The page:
Monday, February 12, 2007

Respice finem (1)

I looked down through the clouds at a beautiful world stretching towards a horizon that was wider than it had ever been. The world beneath me grew silent. For the first time I could see the world and everything in it including myself – in proportion. Then it began to dawn on me how small and insignificant I was in this vast stretch of land and sea. The sun seemed brighter and the daytime sky was not bright and blue – it was dark. The stars at night didn't twinkle and there were more of them than I had ever imagined. I flew by towering castles of clouds into a world where I felt closer to God.
I was walking into an old dream and could feel the smell of boundless opportunities with the soft breeze on my face. This is where my story begins, because it is the moment that separated me from the childhood that I left behind. I was hungry for the knowledge of life and the wisdom that I could not gain merely by reading books or by taking a quiet contemplative walk around the Kandy Lake. Inspired by the stories of my friends who had left the shores of home, I reached out beyond the horizons into a new chapter in my life. I rode the winds to experience the romance of university life in a land many ocean waves away.

I always wanted to expose myself to a bigger world than the one in which I grew up. I knew it would be a world that was as harsh as it was rich with wonder, and I knew that I would eventually have to carve out my own space – my own little corner – in it. Drawn by a sense of adventure and freedom as well as accounts of the adversities that I would have to go through as a student in a foreign land, I sought challenges that would push me off the edge of my known universe. I could never have imagined what I was heading into and how that journey would change me. It would eventually turn out to be a journey of self discovery that tested the truth of what I had learnt and my flexibility in adapting to a new environment while maintaining the rigidity of what I stood for and believed in. I will have to learn to accept that I had to leave behind the innocence and incorruptibility of my childhood, to enter through the gates of adult life.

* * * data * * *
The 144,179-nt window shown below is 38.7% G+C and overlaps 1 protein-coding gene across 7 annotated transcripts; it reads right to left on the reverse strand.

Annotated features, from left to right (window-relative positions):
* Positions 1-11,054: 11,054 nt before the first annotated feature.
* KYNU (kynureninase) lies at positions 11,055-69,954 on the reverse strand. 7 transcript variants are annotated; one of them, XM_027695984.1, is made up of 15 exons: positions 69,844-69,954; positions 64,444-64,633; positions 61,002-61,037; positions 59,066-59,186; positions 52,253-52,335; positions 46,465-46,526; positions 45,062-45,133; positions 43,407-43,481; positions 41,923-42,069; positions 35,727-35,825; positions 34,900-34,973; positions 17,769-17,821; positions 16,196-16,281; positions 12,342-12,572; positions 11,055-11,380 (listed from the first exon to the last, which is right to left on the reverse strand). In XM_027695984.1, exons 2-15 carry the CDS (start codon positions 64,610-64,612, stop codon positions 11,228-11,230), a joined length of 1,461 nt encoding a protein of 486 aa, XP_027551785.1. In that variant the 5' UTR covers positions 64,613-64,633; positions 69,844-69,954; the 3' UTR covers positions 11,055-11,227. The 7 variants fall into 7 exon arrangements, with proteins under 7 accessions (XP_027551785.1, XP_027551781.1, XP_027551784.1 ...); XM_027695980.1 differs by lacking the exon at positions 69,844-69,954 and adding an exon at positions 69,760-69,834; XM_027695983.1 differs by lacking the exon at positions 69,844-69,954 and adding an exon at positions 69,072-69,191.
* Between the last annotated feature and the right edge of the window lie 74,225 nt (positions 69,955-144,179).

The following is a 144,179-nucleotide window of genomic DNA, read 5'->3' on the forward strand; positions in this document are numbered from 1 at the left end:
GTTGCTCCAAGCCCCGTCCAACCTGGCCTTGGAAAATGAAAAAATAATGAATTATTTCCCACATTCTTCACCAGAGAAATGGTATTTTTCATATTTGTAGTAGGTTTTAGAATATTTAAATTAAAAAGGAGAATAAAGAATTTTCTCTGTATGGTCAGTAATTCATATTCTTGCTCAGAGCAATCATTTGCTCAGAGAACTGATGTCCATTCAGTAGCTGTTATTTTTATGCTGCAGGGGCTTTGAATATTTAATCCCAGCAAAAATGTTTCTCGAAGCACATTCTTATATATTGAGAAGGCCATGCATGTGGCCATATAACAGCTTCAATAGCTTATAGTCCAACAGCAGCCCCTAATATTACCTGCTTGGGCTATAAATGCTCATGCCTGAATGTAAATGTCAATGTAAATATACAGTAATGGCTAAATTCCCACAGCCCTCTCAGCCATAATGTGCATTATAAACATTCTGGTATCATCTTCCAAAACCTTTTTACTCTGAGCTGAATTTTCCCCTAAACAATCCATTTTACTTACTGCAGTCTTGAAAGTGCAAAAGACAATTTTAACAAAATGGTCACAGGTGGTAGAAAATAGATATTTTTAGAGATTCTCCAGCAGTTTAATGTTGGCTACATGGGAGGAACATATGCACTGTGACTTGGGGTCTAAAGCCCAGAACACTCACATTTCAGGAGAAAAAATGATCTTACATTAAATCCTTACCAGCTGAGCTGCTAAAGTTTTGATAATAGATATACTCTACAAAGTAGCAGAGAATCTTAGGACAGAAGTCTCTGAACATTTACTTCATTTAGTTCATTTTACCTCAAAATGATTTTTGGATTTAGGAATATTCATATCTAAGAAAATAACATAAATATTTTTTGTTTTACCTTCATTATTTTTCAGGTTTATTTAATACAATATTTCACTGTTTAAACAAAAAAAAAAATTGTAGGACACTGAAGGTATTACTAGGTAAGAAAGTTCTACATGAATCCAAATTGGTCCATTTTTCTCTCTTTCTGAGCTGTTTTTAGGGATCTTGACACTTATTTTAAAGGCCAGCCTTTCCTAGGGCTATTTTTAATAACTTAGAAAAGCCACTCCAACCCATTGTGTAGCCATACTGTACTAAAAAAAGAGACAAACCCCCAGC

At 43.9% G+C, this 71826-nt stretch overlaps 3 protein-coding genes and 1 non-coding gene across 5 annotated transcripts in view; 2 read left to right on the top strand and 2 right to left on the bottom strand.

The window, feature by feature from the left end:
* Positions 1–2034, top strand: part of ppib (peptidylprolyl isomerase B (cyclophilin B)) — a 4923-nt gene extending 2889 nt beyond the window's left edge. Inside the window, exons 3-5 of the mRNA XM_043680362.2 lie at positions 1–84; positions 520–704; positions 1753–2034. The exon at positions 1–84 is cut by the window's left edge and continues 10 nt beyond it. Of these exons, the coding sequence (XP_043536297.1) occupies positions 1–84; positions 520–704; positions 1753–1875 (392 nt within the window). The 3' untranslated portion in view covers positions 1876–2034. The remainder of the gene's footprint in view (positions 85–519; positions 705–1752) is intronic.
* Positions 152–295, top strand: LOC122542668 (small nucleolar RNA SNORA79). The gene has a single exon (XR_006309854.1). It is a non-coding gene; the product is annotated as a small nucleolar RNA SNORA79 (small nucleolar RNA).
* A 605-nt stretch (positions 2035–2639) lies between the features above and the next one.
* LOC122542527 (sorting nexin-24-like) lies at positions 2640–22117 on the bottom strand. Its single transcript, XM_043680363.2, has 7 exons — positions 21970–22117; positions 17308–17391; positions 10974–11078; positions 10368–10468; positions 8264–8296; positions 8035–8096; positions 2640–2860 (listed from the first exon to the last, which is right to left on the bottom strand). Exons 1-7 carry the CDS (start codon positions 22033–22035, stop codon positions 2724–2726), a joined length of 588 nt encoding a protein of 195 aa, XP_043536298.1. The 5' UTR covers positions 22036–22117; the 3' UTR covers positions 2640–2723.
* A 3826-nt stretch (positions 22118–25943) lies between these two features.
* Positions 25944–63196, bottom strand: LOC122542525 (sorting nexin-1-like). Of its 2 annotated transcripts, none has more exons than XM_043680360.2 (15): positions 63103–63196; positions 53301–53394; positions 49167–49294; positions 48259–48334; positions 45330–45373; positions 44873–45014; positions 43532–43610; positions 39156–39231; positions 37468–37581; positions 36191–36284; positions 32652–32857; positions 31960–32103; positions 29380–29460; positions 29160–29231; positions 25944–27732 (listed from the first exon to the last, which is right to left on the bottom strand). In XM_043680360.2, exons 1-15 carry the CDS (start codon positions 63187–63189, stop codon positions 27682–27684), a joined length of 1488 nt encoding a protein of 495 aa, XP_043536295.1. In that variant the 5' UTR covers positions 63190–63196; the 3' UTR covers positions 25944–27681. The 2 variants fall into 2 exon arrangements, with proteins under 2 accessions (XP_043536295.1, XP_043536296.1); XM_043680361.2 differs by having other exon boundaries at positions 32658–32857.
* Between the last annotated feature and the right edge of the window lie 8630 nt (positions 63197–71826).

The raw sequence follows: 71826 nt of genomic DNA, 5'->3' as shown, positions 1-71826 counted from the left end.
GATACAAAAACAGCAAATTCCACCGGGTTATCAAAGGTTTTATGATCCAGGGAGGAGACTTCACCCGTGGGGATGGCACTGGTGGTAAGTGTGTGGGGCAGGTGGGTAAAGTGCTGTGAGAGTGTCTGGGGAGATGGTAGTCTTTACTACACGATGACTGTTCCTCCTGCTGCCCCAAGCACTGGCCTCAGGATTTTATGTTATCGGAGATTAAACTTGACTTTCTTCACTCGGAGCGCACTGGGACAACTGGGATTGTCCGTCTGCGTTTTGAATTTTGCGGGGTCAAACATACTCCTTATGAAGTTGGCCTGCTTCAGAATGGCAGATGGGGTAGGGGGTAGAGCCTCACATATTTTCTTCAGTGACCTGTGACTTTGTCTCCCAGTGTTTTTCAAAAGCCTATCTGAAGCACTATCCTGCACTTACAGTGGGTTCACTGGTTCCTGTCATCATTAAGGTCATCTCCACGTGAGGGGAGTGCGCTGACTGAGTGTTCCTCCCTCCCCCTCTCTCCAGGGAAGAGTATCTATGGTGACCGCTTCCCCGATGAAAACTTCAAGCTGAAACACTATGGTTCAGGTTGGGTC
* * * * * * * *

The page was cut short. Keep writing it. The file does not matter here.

In a world where a formal education in itself is a luxury to many, I had the good fortune and courage to explore the marvels and romance of university life. I am doubly blessed now, to be able to look back at the things I learned as a student and how those lessons have shaped me and my aspirations of life. Now in the twilight of my student life, I want to take the time to remember the books and men that have taught me the lessons of my life so far, both at home and beyond the ocean waves. Soon my anxieties about building a career, family and mortgages may wipe away the lightness, laughter and legends of a time in my life when I was naïve, foolish and innocent enough to stubbornly hold on to ideals and dreams. I will have to wait patiently, for time to teach me how to make the compromises and trade-offs that I will eventually have to negotiate as an adult in the years ahead and how they would shape the course of my life.

School still holds some of the fondest of all my memories. The stories, laughter, waywardness and mayhem of course are too many to mention. Even though I have a slightly broader world view now, I have much less curiosity than I had on my first day at school. It scared me when my father left me all by myself in a strange place, among people I did not know. Sixteen years later, I was thrilled at the prospect of leaving the shores of home to explore the world on my own. Even then, I was not fully capable of appreciating the fact that 'education' was as much an exploration of myself as it was of my environment and of the universe.

Apart from a few embarrassing incidents that will remain never to be shared publicly, I don't have too many vivid memories of my first few years in school. The only reason that made me wake up early to go to school was the prospect of playing one of a dozen variations of cricket, inside or outside the classroom. We have lost more than just a game of tap-rugby, but also teeth and half a dozen spectacle lenses in the over-crowded and dusty quadrangle. I am not surprised that the most nerve-wracking moment in my life so far was not on stage at the BMICH with the deafening shouts of over a thousand people at the "Shakespeare Finals" or trying to survive a shiny red ball that was whistling towards me off the turf at Asgiriya, knowing that I had left behind a crucial piece of protective gear in the dressing room. It was actually when I had to carry my teary face into the headmaster's office during one of those early years in the junior school, to explain that I was partly to blame (along with a bat, a ball and my poor shot selection) for the fragments of glass that used to be a window pane at the start of the interval. The lessons learnt in those early days begin to make sense only with the maturing years of life. School made me who I am, but I had to leave home and the warmth of my loved ones and head out into the world alone, in order to discover that.

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